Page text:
OTTAWA – At a NHL all-star game with an undefined top star, many are looking to Steven Stamkos to produce a memorable performance. And the Tampa Bay Lightning forward is more than willing to oblige.
Even though Sunday’s all-star game at Scotiabank Place is an exhibition, Stamkos is looking to make an impression during his second appearance in the annual showcase.
“You have as much fun as you can, but at the end of the day every player has his pride and wants to go out there and perform well,” he said Friday. “Everyone here wants to showcase their skills and prove to everyone that they prove to be at this game and this event. It’s fun, but it does have that element of competitiveness that everyone brings in.”
The game itself has little in common with the type of hockey played during the regular season. There is no backchecking, no penalties and no hitting—unless, of course, Scott Hartnell makes good on a promise to line up Philadelphia Flyers teammate Kimmo Timonen.
Hartnell’s gritty style doesn’t exactly translate to a skills showcase.
“I’m just going to work hard,” said the first-time all-star. “I think that’s when I’m effective. When I try and be too fancy and things like that, it’s not my game. I’m going to forecheck and if Timonen’s back there going in the corner to get the puck, hopefully I can get a lick on him.”
There will be plenty of rivalries on display when Team Alfredsson faces Team Chara on Sunday afternoon at Scotiabank Place thanks to the drafting done by the captains. Daniel Alfredsson stocked up on Senators, Swedes and skilled players while Chara targeted Bruins teammates and members of the Maple Leafs, who are unpopular in these parts.
For Calgary Flames forward Jarome Iginla, it will be his sixth all-star appearance. One trend he’s noticed is that players seem to be giving a little more effort now.
“It’s a fun game, you want to go and just enjoy the experience,” said Iginla. “Once it gets going, the pace usually ramps up. Each year over the last while, it’s gotten a little bit quicker.
“I think this year’s pretty young and they play a quick game.”
The skills competition will be held Saturday night before the game goes Sunday afternoon.
A number of all-stars said they’re anxious to watch Pavel Datsyuk, who was selected first in Thursday’s fantasy draft by Chara. The Detroit Red Wings forward seemed genuinely humbled after receiving the nod, which came with a little extra attention.
His personal goal is to be among the best players on the ice but knows it will be no easy task.
“This game the goal has always been (to be) kind of a top five star,” said Datsyuk. “I think it’s (Evgeni) Malkin, Stamkos and especially Alfredsson and (Jason) Spezza here in the hometown. There will be lots of energy in the building given to them by the fans.”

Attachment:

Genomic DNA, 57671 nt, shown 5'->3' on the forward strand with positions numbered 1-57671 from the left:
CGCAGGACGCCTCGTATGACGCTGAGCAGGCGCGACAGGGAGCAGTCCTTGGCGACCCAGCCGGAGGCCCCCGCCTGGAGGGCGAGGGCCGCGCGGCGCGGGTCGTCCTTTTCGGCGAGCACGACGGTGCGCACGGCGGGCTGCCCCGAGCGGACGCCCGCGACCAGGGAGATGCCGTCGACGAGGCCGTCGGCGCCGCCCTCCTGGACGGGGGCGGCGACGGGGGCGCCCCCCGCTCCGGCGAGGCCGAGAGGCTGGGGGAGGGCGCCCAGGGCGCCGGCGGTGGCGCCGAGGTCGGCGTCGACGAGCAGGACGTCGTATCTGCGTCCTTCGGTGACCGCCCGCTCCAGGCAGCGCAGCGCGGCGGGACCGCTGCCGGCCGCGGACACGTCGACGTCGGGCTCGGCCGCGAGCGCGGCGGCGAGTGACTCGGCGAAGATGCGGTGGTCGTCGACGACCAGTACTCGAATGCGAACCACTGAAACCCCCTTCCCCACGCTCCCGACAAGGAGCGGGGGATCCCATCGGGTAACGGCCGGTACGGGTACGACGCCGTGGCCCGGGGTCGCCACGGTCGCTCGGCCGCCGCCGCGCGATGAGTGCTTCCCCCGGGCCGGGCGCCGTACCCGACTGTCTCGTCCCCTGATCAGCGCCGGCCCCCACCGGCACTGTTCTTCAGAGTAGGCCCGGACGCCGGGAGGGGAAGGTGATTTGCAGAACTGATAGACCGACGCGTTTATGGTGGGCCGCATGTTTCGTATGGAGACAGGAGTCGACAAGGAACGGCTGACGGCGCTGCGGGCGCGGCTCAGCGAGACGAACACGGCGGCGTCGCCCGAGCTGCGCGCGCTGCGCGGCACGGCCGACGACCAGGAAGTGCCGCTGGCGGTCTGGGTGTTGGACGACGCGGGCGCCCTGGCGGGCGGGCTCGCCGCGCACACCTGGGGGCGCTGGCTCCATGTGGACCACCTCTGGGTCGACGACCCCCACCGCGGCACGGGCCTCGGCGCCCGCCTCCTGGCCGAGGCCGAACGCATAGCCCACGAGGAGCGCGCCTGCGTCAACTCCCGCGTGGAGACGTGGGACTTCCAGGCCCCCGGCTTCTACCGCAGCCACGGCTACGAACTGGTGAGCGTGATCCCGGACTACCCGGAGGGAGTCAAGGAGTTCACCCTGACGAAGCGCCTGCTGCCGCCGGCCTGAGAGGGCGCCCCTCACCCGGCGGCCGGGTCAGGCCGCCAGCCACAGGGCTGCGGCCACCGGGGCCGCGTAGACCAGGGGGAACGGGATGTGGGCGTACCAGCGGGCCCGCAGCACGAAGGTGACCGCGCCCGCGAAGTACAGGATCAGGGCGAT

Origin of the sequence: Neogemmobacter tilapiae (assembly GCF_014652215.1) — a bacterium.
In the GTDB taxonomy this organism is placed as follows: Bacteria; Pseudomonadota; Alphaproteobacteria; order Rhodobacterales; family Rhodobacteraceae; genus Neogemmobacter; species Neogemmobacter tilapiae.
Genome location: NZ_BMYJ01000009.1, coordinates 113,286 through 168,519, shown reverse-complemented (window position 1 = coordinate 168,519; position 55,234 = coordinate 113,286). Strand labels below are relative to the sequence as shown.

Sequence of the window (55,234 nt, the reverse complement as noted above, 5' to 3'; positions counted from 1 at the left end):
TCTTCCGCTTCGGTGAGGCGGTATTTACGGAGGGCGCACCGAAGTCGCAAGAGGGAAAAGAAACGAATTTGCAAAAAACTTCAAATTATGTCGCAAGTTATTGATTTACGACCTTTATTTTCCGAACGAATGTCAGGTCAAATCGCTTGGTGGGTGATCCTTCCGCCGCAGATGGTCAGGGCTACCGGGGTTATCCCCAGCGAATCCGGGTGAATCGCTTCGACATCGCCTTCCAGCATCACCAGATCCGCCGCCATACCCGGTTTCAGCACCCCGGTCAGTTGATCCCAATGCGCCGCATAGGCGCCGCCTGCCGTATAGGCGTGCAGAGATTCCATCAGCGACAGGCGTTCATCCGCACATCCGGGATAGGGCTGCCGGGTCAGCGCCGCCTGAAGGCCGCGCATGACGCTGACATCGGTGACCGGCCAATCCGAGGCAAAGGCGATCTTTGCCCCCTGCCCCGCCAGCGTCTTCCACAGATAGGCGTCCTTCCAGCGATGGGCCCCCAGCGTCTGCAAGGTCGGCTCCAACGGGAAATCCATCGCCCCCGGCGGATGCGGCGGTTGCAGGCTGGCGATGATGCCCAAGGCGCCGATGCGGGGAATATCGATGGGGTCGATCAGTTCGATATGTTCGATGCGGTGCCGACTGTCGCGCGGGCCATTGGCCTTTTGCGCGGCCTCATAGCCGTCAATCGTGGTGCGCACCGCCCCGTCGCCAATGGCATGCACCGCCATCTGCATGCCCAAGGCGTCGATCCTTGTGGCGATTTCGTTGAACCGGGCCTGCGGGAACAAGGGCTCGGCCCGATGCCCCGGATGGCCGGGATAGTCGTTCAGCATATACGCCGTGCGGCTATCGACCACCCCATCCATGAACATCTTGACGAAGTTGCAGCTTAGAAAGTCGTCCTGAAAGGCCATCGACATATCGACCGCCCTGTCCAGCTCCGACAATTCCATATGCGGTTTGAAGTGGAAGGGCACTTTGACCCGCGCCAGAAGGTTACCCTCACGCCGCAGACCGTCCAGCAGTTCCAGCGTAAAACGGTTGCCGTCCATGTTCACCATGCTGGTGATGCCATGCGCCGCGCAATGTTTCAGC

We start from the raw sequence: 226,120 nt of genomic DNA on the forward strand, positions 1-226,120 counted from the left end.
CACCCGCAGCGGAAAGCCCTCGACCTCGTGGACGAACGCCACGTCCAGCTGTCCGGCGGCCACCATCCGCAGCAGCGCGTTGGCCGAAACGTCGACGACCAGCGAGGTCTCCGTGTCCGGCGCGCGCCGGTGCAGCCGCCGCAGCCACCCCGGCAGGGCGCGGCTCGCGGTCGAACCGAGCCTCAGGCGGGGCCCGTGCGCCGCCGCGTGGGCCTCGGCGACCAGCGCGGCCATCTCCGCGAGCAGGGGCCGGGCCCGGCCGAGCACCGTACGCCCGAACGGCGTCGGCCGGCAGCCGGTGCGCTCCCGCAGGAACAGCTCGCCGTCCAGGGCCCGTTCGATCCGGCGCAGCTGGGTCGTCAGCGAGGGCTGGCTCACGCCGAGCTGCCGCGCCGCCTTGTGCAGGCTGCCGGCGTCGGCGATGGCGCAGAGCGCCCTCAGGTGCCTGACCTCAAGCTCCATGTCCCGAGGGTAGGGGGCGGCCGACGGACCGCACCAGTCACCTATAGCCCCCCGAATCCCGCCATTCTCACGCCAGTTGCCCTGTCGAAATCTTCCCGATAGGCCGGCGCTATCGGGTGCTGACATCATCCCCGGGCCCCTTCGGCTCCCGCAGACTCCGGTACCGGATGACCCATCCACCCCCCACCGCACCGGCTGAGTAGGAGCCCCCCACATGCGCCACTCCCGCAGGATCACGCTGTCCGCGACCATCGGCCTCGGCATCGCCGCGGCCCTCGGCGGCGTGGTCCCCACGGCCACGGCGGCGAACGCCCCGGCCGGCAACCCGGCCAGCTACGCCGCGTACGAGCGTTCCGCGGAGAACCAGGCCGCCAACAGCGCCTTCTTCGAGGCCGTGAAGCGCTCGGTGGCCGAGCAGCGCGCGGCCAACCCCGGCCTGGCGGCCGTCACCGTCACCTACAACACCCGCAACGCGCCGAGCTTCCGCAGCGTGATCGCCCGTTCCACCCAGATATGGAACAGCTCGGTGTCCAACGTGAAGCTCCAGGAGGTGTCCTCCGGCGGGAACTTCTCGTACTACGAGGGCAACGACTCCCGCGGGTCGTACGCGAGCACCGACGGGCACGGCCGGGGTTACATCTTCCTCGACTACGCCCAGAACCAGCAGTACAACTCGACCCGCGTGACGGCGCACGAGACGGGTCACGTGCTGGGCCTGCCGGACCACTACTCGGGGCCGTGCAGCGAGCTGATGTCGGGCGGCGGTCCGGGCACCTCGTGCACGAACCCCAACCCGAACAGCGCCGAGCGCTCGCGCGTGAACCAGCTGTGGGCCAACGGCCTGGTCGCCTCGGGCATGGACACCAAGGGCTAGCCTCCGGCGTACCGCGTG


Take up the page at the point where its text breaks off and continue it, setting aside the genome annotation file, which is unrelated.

There are also 18 players making their first appearance in an all-star game, each of them eager to justify the invite. That will be a particularly tough task for Dan Girardi, a hard-nosed defenceman with the New York Rangers who leads the league this season with over 27 minutes of ice time per game.
Rangers coach John Tortorella—who will be behind Alfredsson’s bench—is thrilled Girardi was included in the weekend even if he isn’t likely to challenge for the MVP award.
“He may be lost out there a little bit,” said Tortorella. “The style that he plays, he may be lost. You could put him up at forward and he’ll probably do more there.”
The goalies also tend to have a difficult time making a good impression.
Jimmy Howard of the Detroit Red Wings has had an amazing season with 30 wins at the break, but expects to see plenty of rubber in his one period of action. He won’t be calling on any of his defencemen to block shots either.
“I wouldn’t want anyone to get injured at my expense,” said Howard. “Twenty minutes, you try to hold the fort down as best as you can and see what happens. Hopefully, I can keep it under five (goals allowed).”
Despite the fun nature of the event, many of the players believe something is at stake for them personally.
That could be especially true on a weekend that is without Alex Ovechkin and Sidney Crosby—the sport’s most marketable players since the lockout. However, Stamkos doesn’t think anyone is poised to launch themselves in that stratosphere just yet.
“Sid and Ovie are going to be two of the best players, if not the best two, in the world,” he said. “They deserve all the accolades that they get and they’re good for our sport. I’ve seen how much hockey has grown over thepast couple years since I’ve been in the league.
“Everyone here wants to showcase their skills and prove to everyone that they prove to be at this game and this event. It’s fun, but it does have that element of competitiveness that everyone brings in.”